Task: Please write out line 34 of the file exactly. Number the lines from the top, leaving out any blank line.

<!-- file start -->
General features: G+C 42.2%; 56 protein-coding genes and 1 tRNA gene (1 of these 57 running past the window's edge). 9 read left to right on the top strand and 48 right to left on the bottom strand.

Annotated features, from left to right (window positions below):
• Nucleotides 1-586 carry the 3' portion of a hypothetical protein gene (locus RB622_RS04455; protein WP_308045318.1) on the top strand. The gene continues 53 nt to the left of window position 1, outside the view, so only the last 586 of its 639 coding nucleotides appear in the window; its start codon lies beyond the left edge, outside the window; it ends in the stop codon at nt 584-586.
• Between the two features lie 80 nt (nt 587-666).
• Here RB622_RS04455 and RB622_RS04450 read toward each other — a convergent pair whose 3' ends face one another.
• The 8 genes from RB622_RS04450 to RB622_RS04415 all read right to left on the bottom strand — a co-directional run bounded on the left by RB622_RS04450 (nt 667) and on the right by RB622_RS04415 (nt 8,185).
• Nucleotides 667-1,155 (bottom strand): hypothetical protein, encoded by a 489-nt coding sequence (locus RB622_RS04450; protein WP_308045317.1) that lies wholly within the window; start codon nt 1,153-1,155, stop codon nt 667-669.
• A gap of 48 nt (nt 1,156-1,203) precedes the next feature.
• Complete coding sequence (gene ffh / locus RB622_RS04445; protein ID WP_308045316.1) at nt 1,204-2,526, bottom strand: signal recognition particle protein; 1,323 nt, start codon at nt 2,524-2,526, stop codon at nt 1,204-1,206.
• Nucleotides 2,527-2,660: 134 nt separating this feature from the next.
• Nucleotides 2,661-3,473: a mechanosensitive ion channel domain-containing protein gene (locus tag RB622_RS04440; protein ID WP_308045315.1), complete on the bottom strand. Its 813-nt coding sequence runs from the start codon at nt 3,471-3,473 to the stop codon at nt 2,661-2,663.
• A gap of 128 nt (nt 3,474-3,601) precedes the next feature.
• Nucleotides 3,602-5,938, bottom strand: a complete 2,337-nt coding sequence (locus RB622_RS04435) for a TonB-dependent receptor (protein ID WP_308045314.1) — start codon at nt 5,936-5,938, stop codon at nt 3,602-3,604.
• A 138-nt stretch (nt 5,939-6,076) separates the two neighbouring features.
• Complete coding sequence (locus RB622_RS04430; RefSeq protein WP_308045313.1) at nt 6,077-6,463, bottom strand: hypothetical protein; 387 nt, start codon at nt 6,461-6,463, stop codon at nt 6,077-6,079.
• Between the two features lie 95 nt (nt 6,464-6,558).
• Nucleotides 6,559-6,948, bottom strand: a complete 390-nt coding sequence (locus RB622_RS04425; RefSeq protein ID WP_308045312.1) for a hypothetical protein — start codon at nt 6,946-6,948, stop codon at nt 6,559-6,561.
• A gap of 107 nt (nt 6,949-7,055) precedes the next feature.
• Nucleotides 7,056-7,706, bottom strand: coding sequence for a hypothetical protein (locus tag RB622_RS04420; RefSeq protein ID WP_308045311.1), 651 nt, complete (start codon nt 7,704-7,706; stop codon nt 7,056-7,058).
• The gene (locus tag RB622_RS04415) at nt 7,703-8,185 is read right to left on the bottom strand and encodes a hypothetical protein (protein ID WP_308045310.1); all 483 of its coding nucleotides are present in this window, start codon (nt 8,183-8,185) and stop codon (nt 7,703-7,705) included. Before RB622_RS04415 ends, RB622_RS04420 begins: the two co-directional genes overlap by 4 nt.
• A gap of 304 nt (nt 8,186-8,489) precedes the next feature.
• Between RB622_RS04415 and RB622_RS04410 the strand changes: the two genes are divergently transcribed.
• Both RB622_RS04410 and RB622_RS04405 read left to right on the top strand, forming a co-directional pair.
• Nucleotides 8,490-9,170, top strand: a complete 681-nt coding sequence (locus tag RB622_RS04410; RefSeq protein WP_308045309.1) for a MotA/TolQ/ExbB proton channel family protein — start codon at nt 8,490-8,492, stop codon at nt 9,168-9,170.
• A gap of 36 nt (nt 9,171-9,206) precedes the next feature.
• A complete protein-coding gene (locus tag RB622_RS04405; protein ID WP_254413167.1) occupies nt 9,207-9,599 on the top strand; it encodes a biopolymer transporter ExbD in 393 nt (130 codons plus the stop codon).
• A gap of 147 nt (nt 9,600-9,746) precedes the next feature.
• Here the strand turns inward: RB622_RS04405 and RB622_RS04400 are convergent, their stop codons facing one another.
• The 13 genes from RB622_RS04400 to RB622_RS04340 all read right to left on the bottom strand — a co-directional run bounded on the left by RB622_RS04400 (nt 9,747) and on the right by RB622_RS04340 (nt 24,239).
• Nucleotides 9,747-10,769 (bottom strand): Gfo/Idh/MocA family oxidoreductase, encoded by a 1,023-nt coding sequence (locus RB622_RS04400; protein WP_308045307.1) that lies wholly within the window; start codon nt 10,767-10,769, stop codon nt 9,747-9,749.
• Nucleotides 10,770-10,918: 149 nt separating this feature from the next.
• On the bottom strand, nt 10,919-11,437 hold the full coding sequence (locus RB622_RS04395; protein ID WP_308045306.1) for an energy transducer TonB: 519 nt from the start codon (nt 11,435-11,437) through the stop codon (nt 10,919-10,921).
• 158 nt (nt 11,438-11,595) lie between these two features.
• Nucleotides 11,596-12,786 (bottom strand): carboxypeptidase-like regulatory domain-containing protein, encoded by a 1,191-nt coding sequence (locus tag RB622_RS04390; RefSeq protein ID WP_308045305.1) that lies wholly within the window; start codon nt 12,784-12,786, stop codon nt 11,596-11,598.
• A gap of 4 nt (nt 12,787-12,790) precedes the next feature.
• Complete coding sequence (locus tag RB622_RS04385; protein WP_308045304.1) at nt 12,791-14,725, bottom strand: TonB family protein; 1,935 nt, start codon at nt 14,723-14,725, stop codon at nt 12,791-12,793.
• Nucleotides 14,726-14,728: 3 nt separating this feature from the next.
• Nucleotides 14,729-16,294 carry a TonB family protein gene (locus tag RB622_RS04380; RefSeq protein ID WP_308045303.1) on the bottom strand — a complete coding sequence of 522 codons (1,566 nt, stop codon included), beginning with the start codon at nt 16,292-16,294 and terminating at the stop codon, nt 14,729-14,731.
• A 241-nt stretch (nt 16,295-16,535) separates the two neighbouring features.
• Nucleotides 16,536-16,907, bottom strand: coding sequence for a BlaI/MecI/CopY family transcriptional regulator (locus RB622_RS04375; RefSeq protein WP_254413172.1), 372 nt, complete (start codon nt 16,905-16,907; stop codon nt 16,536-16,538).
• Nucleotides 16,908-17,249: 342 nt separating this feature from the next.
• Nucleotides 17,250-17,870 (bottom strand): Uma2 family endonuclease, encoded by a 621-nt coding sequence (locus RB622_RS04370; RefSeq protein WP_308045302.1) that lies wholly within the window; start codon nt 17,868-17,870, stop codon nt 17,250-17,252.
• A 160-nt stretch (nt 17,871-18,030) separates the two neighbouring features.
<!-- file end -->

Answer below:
• Nucleotides 11,596-12,786 (bottom strand): carboxypeptidase-like regulatory domain-containing protein, encoded by a 1,191-nt coding sequence (locus tag RB622_RS04390; RefSeq protein ID WP_308045305.1) that lies wholly within the window; start codon nt 12,784-12,786, stop codon nt 11,596-11,598.